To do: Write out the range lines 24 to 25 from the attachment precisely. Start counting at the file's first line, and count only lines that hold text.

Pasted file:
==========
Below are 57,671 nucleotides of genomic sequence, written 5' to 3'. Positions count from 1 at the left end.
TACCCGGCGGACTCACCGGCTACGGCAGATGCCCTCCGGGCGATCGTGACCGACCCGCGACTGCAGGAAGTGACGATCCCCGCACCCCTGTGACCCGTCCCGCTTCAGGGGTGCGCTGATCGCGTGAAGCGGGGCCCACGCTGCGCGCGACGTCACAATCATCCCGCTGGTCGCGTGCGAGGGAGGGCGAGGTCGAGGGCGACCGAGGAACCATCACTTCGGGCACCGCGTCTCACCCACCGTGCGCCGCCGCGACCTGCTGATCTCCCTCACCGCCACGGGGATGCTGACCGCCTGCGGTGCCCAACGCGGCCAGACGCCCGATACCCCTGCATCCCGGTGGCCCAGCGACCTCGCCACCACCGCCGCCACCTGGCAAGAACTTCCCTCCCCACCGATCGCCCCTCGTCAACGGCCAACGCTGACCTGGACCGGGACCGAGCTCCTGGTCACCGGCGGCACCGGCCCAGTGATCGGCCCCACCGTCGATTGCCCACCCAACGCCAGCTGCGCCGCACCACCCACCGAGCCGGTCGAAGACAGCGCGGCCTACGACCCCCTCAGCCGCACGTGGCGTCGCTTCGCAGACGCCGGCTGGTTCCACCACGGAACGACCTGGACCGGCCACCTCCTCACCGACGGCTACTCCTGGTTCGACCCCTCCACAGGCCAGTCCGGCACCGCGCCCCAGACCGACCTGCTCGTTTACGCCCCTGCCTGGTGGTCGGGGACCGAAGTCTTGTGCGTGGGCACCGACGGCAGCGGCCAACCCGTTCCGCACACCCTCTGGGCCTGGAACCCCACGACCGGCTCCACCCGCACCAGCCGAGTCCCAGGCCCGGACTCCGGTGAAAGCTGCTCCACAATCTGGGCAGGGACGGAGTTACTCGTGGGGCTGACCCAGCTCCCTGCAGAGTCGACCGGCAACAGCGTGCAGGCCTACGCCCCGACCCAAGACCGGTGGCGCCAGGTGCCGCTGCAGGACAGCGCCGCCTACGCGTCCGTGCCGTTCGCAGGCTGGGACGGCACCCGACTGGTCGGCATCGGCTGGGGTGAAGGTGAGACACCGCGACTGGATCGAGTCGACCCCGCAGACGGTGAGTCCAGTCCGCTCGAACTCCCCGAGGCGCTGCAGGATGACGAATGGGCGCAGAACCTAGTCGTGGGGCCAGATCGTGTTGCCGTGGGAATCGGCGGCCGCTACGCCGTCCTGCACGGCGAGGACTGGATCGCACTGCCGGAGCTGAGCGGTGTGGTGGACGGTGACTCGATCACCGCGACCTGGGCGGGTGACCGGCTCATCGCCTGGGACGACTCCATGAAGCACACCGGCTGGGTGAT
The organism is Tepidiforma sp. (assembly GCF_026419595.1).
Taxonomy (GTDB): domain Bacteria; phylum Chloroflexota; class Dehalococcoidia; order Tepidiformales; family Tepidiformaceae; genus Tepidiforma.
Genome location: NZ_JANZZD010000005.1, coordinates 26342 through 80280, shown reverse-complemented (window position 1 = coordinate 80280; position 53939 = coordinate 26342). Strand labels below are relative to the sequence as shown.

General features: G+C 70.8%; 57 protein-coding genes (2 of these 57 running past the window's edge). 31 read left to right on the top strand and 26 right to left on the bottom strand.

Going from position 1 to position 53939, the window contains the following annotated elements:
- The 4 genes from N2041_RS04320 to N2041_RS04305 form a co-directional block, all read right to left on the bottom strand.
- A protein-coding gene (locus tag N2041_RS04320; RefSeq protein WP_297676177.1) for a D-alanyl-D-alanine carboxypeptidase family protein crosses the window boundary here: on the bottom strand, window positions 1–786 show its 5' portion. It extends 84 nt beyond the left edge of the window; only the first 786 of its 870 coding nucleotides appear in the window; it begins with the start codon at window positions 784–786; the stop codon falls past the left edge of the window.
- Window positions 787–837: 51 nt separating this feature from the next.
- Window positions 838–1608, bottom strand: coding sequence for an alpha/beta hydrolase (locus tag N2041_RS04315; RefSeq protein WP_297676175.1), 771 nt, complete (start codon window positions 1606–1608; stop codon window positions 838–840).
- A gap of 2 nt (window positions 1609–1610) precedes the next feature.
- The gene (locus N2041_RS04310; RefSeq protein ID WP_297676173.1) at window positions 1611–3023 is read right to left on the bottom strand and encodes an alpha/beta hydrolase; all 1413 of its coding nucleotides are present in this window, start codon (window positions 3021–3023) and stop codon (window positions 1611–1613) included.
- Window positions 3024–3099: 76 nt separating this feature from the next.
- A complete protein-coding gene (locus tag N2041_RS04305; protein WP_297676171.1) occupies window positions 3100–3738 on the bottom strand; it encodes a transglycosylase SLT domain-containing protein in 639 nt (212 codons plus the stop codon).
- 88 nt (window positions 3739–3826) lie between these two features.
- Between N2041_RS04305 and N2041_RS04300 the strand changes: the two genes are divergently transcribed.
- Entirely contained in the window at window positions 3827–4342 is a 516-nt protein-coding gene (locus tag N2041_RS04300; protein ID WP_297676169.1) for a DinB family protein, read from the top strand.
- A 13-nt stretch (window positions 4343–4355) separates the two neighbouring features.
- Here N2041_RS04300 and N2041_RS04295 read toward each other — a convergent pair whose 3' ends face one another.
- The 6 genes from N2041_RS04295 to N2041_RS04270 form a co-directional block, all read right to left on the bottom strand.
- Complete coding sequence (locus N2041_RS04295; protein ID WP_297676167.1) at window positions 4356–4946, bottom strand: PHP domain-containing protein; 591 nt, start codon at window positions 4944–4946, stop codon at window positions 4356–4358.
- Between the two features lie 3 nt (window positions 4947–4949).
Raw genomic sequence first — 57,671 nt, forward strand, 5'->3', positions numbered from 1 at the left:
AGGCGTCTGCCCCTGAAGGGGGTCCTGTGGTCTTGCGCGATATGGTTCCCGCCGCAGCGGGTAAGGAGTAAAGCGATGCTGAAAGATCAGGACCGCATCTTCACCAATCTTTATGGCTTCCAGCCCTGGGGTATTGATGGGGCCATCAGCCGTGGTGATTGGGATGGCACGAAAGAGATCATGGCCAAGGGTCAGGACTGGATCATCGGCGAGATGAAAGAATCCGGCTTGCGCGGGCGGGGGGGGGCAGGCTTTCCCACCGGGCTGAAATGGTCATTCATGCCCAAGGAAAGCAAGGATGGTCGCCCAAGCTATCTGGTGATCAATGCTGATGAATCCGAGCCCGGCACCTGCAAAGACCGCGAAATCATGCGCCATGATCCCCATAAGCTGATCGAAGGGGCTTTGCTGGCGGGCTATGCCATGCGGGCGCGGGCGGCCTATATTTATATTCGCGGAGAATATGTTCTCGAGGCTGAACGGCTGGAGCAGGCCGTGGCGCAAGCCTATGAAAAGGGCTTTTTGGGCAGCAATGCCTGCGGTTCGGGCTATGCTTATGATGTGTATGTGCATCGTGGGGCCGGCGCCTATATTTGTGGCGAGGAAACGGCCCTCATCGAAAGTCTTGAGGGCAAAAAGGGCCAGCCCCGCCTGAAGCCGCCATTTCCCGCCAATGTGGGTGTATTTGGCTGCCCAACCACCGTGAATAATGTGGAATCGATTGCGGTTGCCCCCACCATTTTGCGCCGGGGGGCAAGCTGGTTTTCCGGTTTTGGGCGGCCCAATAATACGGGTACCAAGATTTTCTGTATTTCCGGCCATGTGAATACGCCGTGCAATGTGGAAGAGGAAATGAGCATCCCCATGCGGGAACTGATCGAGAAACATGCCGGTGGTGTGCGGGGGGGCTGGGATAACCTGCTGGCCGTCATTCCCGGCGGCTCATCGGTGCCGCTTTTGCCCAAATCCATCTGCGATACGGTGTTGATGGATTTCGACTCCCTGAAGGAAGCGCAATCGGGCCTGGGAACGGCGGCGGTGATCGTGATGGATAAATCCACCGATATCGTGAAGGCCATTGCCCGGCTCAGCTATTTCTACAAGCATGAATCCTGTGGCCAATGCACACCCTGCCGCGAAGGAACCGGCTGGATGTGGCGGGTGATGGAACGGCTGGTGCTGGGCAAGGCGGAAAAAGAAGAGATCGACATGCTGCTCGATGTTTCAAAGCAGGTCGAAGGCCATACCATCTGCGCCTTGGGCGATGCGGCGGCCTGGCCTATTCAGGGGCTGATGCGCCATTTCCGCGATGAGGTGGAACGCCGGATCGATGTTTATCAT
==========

Raw genomic sequence first — 57,671 nt, forward strand, 5'->3', positions numbered from 1 at the left:
AGGCGTCTGCCCCTGAAGGGGGTCCTGTGGTCTTGCGCGATATGGTTCCCGCCGCAGCGGGTAAGGAGTAAAGCGATGCTGAAAGATCAGGACCGCATCTTCACCAATCTTTATGGCTTCCAGCCCTGGGGTATTGATGGGGCCATCAGCCGTGGTGATTGGGATGGCACGAAAGAGATCATGGCCAAGGGTCAGGACTGGATCATCGGCGAGATGAAAGAATCCGGCTTGCGCGGGCGGGGGGGGGCAGGCTTTCCCACCGGGCTGAAATGGTCATTCATGCCCAAGGAAAGCAAGGATGGTCGCCCAAGCTATCTGGTGATCAATGCTGATGAATCCGAGCCCGGCACCTGCAAAGACCGCGAAATCATGCGCCATGATCCCCATAAGCTGATCGAAGGGGCTTTGCTGGCGGGCTATGCCATGCGGGCGCGGGCGGCCTATATTTATATTCGCGGAGAATATGTTCTCGAGGCTGAACGGCTGGAGCAGGCCGTGGCGCAAGCCTATGAAAAGGGCTTTTTGGGCAGCAATGCCTGCGGTTCGGGCTATGCTTATGATGTGTATGTGCATCGTGGGGCCGGCGCCTATATTTGTGGCGAGGAAACGGCCCTCATCGAAAGTCTTGAGGGCAAAAAGGGCCAGCCCCGCCTGAAGCCGCCATTTCCCGCCAATGTGGGTGTATTTGGCTGCCCAACCACCGTGAATAATGTGGAATCGATTGCGGTTGCCCCCACCATTTTGCGCCGGGGGGCAAGCTGGTTTTCCGGTTTTGGGCGGCCCAATAATACGGGTACCAAGATTTTCTGTATTTCCGGCCATGTGAATACGCCGTGCAATGTGGAAGAGGAAATGAGCATCCCCATGCGGGAACTGATCGAGAAACATGCCGGTGGTGTGCGGGGGGGCTGGGATAACCTGCTGGCCGTCATTCCCGGCGGCTCATCGGTGCCGCTTTTGCCCAAATCCATCTGCGATACGGTGTTGATGGATTTCGACTCCCTGAAGGAAGCGCAATCGGGCCTGGGAACGGCGGCGGTGATCGTGATGGATAAATCCACCGATATCGTGAAGGCCATTGCCCGGCTCAGCTATTTCTACAAGCATGAATCCTGTGGCCAATGCACACCCTGCCGCGAAGGAACCGGCTGGATGTGGCGGGTGATGGAACGGCTGGTGCTGGGCAAGGCGGAAAAAGAAGAGATCGACATGCTGCTCGATGTTTCAAAGCAGGTCGAAGGCCATACCATCTGCGCCTTGGGCGATGCGGCGGCCTGGCCTATTCAGGGGCTGATGCGCCATTTCCGCGATGAGGTGGAACGCCGGATCGATGTTTATCAT